... The amount of water absorbed by textile fibres depends on the physical and chemical properties of the fibre, as well as the temperature and humidity of the surrounding environment. Chicken feather fibres have higher moisture content than some cellulose plant fibres, such as pineapple leaf and sugarcane bagasse fibres (Afrin et al., 2009;Mohamed et al., 2009). Examination of their physical characteristics shows large numbers of tiny pores, known as honeycombs, between the barbs and barbules which make them semi-permeable thus allowing moisture to pass through them (Mahall, 2003); the more porous the structure of fibre is, the more is its wettability improved. ...
Thesis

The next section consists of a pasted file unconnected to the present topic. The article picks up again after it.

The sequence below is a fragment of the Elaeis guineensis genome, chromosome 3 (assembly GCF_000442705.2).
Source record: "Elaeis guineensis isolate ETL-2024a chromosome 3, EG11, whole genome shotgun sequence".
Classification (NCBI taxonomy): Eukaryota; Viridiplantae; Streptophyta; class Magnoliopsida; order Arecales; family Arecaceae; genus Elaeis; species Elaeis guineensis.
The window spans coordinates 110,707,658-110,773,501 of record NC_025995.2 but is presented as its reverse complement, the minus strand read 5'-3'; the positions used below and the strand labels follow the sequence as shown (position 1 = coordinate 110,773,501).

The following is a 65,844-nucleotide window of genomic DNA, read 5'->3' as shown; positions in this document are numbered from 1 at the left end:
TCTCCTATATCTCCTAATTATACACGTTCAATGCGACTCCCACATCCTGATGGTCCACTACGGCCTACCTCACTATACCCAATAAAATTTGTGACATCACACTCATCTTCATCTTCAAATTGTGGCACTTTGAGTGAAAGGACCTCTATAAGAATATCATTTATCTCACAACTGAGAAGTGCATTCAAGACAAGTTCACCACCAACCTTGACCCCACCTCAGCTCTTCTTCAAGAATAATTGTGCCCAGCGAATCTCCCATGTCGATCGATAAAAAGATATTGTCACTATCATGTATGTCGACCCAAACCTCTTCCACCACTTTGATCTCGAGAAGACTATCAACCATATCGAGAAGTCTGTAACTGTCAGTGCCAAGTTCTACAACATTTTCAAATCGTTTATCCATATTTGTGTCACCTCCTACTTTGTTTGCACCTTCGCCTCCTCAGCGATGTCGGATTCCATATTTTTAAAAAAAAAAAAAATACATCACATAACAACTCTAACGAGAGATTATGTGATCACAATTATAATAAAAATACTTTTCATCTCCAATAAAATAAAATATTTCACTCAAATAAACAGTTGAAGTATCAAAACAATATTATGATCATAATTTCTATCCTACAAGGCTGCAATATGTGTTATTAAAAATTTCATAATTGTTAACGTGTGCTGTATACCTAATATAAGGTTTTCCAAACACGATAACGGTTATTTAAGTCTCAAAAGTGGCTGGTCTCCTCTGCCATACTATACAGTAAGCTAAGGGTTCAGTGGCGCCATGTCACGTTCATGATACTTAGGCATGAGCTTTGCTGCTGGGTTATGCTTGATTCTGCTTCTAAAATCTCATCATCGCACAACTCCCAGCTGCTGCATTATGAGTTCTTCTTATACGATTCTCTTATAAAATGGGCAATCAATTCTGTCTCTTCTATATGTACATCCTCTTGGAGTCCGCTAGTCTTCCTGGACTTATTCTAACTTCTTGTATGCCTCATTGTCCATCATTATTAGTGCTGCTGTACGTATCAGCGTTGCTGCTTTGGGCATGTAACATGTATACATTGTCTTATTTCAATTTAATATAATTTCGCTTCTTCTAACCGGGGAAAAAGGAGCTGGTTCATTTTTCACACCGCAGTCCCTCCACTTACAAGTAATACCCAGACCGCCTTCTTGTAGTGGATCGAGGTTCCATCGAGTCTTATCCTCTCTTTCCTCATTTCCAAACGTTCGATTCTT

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he poultry industry generates a large amountwaste in the form of chicken feathers most of which is disposed of by landfilling. This is unsustainable due to shortageof space for landfills and also bacterial pollution of the water table. Therefore, beneficiation of the waste isbeneficial for society and the environment. Severalstudies have demonstrated potential routes for beneficiation of feathers via extraction of keratin from feathers. Worldwide, there is highdemand for superabsorbentfabrics, e.g., for use in hygienic applications. However, production of superabsorbent materials from waste biomass is not a well-developed technology. In this thesis, the possibilities of extracting keratin fibresfrom wastechicken feathers(WCFs)for use in the production of superabsorbent fabricsis investigated. Nonwovens are mostly used in modern disposable hygienic products (MDHPs) with the purpose of providing excellent absorbency as well as comfort to consumers. They are made from natural or synthetic fibresand/or the combinationof natural and synthetic fibreswhich determines their main characteristics. Chicken feather fibres(CFFs) was identified as prospective plentiful fibresthat can be used as cheap raw materials in the production of the nonwovenfabrics used in MDHPs. Adequate methods for extracting fibresfrom feathers as welltheir conversion into fabrics is essential.In the present study, anovel rapid method for mechanical extraction of CFFswas developedto extract the fibresfrom WCFsand the fibreswere characterisedfor their physical and morphological properties. Drylaid technique via needle punching was the best suitedtechnique of incorporating the recycled fibresinto nonwoven fabrics versus using a wet-laid technique. The process variables like speed, stroke frequency,and depth of needle penetration were studied to determine their effect of the fabrics. A linear model was fitted and the optimum production parameters that resulted in high absorbency of the fabrics were 1.187 m/min for speed, 265.42 Hz for stroke frequency, and 2.92 mm for depth of needle penetration.Needle punched absorbent fabrics were developed by treatment of fibreswith absorbent solutions that imparted superabsorbentproperties on the materials. The liquid absorption characteristics of the novel super-absorbent material werestudied, and the effect of coating polymers was assessed. The produced fabrics were investigated for suitability as replacements for superabsorbent fabrics currently used in hygienic products.The results obtained suggested that there is a possibility of producing high valuableproducts from CFFs.Furthermore,thenonwoven fabrics were examples of the possible waste valorisationpathways of these fibres.